Organisers: Rowena Ball (Australian National University)

Plenary Speakers:

Kay Owens (Charles Sturt University)

Speakers:

Cris Edmonds-Wathen (Charles Darwin University)

Elizabeth Marrkilyi Ellis (ANU and Ngaanyatjarra Lands)

Jared Field (University of Melbourne)

Khalid Khan (Charles Darwin University)

Martin Nakata (James Cook University)

C. K. Raju (Indian Institute of Education)

Sophie Raynor (James Cook University)

Marcy Robertson (University of Melbourne)

Jason J. Sharples (UNSW Canberra)

Francis Su (Harvey Mudd College)

All human societies have developed the sciences and arts of mathematics, but expressions of mathematical knowledge are diverse and culturally specific. This session aims to celebrate and elevate the richness and diversity of mathematical knowledge, practices, and histories beyond the borders of the Eurocentric-based mathematics that has colonised the minds and curriculums of the world. Together, the participants and contributions will help to build a stronger foundation for the future of mathematics as a humanistic endeavour, inclusive of all cultures and minorities in the service of human and environmental
well-being and adjuvant technologies.  

Contributed abstracts are welcome that may relate to the following topics, questions and themes, which are intended to be suggestive rather than prescriptive. If you have an interesting mathematics story to tell that is situated outside the mainstream or beyond the border, we would like to hear it!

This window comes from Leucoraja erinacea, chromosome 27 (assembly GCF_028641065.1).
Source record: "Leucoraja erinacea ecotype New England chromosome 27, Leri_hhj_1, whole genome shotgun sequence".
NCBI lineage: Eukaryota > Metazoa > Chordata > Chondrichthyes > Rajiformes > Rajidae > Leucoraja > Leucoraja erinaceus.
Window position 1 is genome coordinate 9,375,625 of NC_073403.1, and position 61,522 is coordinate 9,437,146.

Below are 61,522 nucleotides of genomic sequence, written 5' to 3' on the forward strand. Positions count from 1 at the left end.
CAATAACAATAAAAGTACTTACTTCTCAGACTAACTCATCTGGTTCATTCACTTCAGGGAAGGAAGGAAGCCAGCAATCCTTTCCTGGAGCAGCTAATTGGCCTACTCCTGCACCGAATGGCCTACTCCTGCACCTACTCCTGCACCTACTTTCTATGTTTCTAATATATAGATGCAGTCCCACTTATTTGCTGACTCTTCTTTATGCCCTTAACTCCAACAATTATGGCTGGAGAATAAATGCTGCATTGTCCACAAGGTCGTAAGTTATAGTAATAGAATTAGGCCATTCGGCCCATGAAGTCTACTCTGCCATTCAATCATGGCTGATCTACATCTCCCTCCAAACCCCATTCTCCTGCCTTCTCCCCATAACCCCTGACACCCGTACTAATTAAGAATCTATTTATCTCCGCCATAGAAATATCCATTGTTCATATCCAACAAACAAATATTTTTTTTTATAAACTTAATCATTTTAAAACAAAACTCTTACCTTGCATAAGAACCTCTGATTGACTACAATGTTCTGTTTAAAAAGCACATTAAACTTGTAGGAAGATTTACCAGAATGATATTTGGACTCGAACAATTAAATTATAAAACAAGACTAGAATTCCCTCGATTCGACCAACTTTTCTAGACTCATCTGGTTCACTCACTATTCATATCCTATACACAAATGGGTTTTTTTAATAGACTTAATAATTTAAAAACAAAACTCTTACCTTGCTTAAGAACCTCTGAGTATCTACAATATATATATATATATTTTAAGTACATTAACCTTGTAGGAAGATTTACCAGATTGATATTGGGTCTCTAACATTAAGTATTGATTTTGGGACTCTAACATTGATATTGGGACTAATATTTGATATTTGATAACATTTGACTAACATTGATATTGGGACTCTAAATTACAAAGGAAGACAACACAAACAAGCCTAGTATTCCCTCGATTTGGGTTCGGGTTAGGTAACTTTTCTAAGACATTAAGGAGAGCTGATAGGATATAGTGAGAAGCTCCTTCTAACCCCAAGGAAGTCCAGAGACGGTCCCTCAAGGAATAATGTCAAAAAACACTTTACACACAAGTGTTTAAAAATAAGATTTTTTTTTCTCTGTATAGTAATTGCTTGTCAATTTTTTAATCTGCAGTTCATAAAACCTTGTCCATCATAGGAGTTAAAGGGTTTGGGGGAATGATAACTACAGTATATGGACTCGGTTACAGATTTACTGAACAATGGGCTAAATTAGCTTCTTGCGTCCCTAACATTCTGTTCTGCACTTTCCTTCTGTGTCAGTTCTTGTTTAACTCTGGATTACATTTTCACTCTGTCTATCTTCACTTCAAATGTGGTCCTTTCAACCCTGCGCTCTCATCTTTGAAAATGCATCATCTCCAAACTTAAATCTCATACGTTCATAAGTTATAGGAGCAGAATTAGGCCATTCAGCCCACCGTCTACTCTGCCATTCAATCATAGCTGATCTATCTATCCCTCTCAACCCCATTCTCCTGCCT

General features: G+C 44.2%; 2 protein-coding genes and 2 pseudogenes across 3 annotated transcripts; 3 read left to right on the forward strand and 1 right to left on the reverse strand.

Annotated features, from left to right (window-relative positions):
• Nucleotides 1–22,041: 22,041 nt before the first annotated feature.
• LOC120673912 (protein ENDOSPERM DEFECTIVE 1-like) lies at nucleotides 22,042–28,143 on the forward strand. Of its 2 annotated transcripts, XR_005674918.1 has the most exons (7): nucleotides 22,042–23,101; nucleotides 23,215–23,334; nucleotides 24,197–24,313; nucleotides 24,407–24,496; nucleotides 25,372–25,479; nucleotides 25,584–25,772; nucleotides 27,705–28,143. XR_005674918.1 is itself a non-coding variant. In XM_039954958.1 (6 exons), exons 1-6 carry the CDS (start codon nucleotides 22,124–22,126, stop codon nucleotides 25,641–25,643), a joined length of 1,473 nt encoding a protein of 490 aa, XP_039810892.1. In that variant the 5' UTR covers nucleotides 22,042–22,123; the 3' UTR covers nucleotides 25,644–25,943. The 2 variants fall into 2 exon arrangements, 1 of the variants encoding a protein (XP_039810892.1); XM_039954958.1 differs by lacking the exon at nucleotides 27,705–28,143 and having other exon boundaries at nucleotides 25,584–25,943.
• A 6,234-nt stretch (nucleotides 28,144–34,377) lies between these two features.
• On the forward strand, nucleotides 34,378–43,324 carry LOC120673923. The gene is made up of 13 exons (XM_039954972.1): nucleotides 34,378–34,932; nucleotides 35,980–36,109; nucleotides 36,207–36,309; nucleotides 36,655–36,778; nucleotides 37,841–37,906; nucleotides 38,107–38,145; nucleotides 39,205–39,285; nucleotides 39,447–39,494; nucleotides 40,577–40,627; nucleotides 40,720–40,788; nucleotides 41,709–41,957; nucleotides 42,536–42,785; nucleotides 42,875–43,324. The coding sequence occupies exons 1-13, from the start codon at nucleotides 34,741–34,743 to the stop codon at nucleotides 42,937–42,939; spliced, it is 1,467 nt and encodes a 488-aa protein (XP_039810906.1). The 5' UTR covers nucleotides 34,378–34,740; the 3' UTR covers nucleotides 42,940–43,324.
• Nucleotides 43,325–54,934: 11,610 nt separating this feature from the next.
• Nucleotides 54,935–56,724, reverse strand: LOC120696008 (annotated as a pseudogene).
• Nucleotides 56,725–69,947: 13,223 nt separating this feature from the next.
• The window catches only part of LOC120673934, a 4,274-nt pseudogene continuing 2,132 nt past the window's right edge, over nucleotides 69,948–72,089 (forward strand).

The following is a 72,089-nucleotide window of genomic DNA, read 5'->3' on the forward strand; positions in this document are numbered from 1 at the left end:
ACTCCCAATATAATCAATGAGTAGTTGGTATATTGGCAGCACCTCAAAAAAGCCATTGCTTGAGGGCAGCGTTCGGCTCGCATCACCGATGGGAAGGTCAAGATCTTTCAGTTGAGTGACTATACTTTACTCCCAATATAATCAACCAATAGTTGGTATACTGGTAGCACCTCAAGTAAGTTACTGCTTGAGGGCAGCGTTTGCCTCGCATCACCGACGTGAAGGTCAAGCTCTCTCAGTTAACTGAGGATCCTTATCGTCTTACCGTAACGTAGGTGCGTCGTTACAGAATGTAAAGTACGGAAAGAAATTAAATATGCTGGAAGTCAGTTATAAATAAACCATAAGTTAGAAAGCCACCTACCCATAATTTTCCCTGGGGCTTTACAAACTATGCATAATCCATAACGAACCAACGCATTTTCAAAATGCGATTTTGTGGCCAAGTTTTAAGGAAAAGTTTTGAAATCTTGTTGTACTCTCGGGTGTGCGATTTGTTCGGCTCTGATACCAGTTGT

• Non-mainstream and non-Western mathematics
  • What constitutes mathematical knowledge? Who gets to say?
  • Indigenous and First Nations mathematical knowledges
  • Truth-telling in mathematics history and current narratives. In what sense is ‘European’ mathematics European?
  • Mathematics futures and re-envisioning. New questions being faced by the discipline, such as: proof by AI – is that mathematics?
  • Mathematics education and community partnerships
  • Decolonization of mathematics, equity
  • Mathematics and language, neurological basis of mathematics in the brain
  • Ethics and responsibility: should mathematicians take more responsibility for the societal outcomes of their work in the era of algorithms, big data, and AI?
  • Mathematical stories. What is the story of your field? Why is it so? What are its cultural roots and context and relationships? What were the economic and social enablers? Who were the people? Where is the field going?